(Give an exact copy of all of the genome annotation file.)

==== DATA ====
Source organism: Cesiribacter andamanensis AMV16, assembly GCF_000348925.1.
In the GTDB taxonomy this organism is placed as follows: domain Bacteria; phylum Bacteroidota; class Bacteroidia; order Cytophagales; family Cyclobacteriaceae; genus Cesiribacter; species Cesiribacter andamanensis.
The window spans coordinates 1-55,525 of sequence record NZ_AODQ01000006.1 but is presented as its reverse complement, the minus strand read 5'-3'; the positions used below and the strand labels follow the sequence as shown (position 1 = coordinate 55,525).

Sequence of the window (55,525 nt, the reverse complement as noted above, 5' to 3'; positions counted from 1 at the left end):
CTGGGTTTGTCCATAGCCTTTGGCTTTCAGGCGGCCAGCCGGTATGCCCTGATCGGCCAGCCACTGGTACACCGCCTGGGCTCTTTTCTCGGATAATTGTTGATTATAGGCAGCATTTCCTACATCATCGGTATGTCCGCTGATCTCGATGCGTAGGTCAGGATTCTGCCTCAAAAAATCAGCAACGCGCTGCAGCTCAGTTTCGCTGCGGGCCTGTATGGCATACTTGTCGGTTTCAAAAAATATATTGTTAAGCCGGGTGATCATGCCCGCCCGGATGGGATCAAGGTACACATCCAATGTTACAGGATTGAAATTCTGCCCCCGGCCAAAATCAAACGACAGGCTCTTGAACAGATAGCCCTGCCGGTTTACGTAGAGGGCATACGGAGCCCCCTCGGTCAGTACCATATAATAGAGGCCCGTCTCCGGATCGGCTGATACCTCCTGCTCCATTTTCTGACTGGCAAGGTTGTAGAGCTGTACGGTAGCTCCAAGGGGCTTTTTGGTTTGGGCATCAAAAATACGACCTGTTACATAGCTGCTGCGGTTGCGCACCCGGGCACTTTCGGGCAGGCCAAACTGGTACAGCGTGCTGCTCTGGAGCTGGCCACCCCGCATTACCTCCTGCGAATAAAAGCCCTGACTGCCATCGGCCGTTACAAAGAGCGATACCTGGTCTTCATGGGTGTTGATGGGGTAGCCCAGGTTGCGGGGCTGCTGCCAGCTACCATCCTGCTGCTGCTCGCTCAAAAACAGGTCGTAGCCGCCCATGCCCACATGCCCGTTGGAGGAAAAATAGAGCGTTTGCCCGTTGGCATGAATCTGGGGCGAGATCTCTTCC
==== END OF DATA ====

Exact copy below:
Source organism: Cesiribacter andamanensis AMV16, assembly GCF_000348925.1.
In the GTDB taxonomy this organism is placed as follows: domain Bacteria; phylum Bacteroidota; class Bacteroidia; order Cytophagales; family Cyclobacteriaceae; genus Cesiribacter; species Cesiribacter andamanensis.
The window spans coordinates 1-55,525 of sequence record NZ_AODQ01000006.1 but is presented as its reverse complement, the minus strand read 5'-3'; the positions used below and the strand labels follow the sequence as shown (position 1 = coordinate 55,525).

Sequence of the window (55,525 nt, the reverse complement as noted above, 5' to 3'; positions counted from 1 at the left end):
CTGGGTTTGTCCATAGCCTTTGGCTTTCAGGCGGCCAGCCGGTATGCCCTGATCGGCCAGCCACTGGTACACCGCCTGGGCTCTTTTCTCGGATAATTGTTGATTATAGGCAGCATTTCCTACATCATCGGTATGTCCGCTGATCTCGATGCGTAGGTCAGGATTCTGCCTCAAAAAATCAGCAACGCGCTGCAGCTCAGTTTCGCTGCGGGCCTGTATGGCATACTTGTCGGTTTCAAAAAATATATTGTTAAGCCGGGTGATCATGCCCGCCCGGATGGGATCAAGGTACACATCCAATGTTACAGGATTGAAATTCTGCCCCCGGCCAAAATCAAACGACAGGCTCTTGAACAGATAGCCCTGCCGGTTTACGTAGAGGGCATACGGAGCCCCCTCGGTCAGTACCATATAATAGAGGCCCGTCTCCGGATCGGCTGATACCTCCTGCTCCATTTTCTGACTGGCAAGGTTGTAGAGCTGTACGGTAGCTCCAAGGGGCTTTTTGGTTTGGGCATCAAAAATACGACCTGTTACATAGCTGCTGCGGTTGCGCACCCGGGCACTTTCGGGCAGGCCAAACTGGTACAGCGTGCTGCTCTGGAGCTGGCCACCCCGCATTACCTCCTGCGAATAAAAGCCCTGACTGCCATCGGCCGTTACAAAGAGCGATACCTGGTCTTCATGGGTGTTGATGGGGTAGCCCAGGTTGCGGGGCTGCTGCCAGCTACCATCCTGCTGCTGCTCGCTCAAAAACAGGTCGTAGCCGCCCATGCCCACATGCCCGTTGGAGGAAAAATAGAGCGTTTGCCCGTTGGCATGAATCTGGGGCGAGATCTCTTCC